A 17-year-old Illinois resident connected to an overnight shooting during a protest in Kenosha, Wisconsin, was taken into custody Wednesday morning, according to police in Antioch, Illinois.
Wisconsin authorities issued an arrest warrant charging Kyle Rittenhouse with first-degree intentional homicide, Antioch Police said. He is in the custody of the Lake County Judicial System pending an extradition hearing to transfer him from Illinois to Wisconsin. Antioch is located about 15 to 20 miles from Kenosha, just across the state border.
Kenosha Police Chief Daniel Miskinis confirmed that a 17-year-old Antioch resident has been charged in a shooting incident and said that the man “was involved in the use of firearms to resolve whatever conflict was in place.”
He called the killings “senseless violence” and said he couldn’t say what led to the shooting.
The arrest comes less than a day after two people were killed and a third was seriously wounded in the shooting during a protest over the police shooting of Jacob Blake, police said. The victims were identified as a 26-year-old from Silver Lake, Wisconsin, and a 36-year-old from Kenosha.
Several videos from witnesses at the scene showed a person with a long gun opening fire during the protest. Police have not confirmed if Rittenhouse is the person in these videos.
Kenosha County Sheriff David Beth told The New York Times his office is investigating whether the shooting resulted from a conflict between demonstrators and a group of men with weapons who were protecting businesses.
Protesters have demonstrated in the streets after police shot Blake, a 29-year-old Black man, multiple times in the back as he tried to enter an SUV with his children in the vehicle.
Ben Crump, the civil rights attorney who represents the family, said police shot Blake after he had tried to break up an argument between two women. Police have not provided any information on what led up to the shooting.
Two Kenosha officers have been placed on administrative leave. The shooting is being investigated by the Kenosha County District Attorney Michael Graveley’s office and the Wisconsin Justice Department’s division of criminal investigation.
Blake remains in the hospital but his family says he is paralyzed from the waist down. A family attorney said it would take a “miracle” for Blake to ever walk again.
Scenes from Tuesday’s violence
Late Tuesday, Anadolu Agency photographer Tayfun Coskun captured a series of images that show a fight between an armed civilian and protesters.
CJ Halliburton was recording on Facebook Live during the protests when he heard gunshots in the distance down the street from where he was standing.
Halliburton ran in the direction of the gunshots with other demonstrators in an attempt to see what had happened. As he inches closer to a gathering crowd, several more gunshots can be heard in the video.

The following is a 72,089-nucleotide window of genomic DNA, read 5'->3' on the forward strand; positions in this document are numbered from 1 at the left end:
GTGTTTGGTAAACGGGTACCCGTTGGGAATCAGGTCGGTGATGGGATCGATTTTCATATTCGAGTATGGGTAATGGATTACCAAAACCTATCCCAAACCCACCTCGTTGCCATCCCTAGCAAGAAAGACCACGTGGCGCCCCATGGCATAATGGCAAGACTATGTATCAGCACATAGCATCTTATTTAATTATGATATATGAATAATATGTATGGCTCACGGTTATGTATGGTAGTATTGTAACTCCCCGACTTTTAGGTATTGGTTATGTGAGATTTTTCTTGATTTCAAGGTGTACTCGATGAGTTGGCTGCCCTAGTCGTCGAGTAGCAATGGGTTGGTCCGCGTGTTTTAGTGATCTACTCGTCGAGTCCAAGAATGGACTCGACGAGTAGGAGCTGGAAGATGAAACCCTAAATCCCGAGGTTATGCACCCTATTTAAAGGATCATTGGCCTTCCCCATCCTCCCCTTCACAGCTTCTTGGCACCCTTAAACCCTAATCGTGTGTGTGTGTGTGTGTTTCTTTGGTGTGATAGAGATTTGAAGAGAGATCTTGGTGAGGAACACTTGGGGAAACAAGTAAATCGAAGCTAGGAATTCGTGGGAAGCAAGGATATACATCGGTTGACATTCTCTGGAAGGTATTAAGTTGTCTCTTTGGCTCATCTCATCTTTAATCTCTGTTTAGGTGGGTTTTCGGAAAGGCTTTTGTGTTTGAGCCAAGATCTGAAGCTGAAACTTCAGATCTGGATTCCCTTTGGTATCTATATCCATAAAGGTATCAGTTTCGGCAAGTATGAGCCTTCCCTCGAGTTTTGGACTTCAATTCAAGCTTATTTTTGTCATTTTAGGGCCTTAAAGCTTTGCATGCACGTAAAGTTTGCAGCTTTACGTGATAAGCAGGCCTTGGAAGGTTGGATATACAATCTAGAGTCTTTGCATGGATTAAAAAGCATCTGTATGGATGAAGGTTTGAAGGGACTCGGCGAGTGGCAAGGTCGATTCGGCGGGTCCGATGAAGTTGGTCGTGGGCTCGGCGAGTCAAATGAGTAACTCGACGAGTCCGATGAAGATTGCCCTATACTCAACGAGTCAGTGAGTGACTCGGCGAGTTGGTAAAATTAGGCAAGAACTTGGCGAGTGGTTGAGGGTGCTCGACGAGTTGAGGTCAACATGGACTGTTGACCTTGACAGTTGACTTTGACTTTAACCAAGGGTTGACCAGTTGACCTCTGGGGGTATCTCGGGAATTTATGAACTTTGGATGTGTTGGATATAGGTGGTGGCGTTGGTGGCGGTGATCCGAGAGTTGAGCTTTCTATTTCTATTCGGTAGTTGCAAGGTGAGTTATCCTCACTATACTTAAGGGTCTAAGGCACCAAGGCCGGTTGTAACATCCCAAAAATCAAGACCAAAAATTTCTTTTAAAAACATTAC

“He shot that guy in the stomach,” Halliburton says in the video.
In the distance, a man can be heard yelling, “I need a medic,” followed by another round of gunshots.
“People are getting shot all around us,” Halliburton says in the video. “People are just getting shot everywhere guys.”
A separate video filmed by Brendan Gutenschwager shows the moments after shots have already been fired and captures a man walking down the street with a long gun when he falls to the ground.
From a seated position, the video shows the man fires his weapon, jumps back to his feet and continues to walk down the street brandishing his weapon. The sound of several more gunshots is heard.
Sirens can be heard in the distance and the man who fired his weapon can be seen running toward police vehicles raising his hands in the air, but they drive past him.
People can be heard on the video shouting to officers that the man in the video shot people.
Asked about the video, Beth, the Kenosha County Sheriff, said he did not know what was going through the officers’ minds, but he speculated they may have been focusing on something else.
Governor and sheriff tells armed citizens to stay away
Wisconsin Gov. Tony Evers declared a state of emergency Tuesday after cars and buildings were set ablaze and called in 250 members of the National Guard to assist. On Wednesday, he authorized 500 members of the Wisconsin National Guard to support Kenosha County, his office said.
And in a statement, Evers called on those not protesting to stay away.
“I again ask those who choose to exercise their First Amendment rights please do so peacefully and safely, as so many did last night,” he said. “I also ask the individuals who are not there to exercise those rights to please stay home and let local first responders, law enforcement, and members of the Wisconsin National Guard do their jobs.”
Beth said the protests were peaceful until after dark on Tuesday night, at which point people threw stones, bricks and molotov cocktails at police. He set a curfew of 7 p.m. on Wednesday night and said police will be “very assertive” in enforcing it.
Beth said that he had received requests from community members to deputize citizens to aid police in responding to unrest in the area at press conference today, but he rejected the idea.
“What happened last night is probably the perfect reason why I wouldn’t,” he said. “They are a liability to me and the county and the state of Wisconsin.”
He said people carrying large guns on Kenosha streets create confrontation and hurt law enforcement.
Wisconsin Attorney General Josh Kaul said the violence and destruction in Kenosha was “despicable.”
“The heavily armed vigilantes, arsonists, and other opportunists who have come to Kenosha to attempt to spur chaos have interfered with that and caused drastic harm to people,” he said in a statement. “If those engaging in violence and destruction of property believe they are furthering some broader goal, they are wrong. They should leave Kenosha.”
CNN’s Tina Burnside, Brad Parks, Raja Razek and Konstantin Toropin contributed to this report.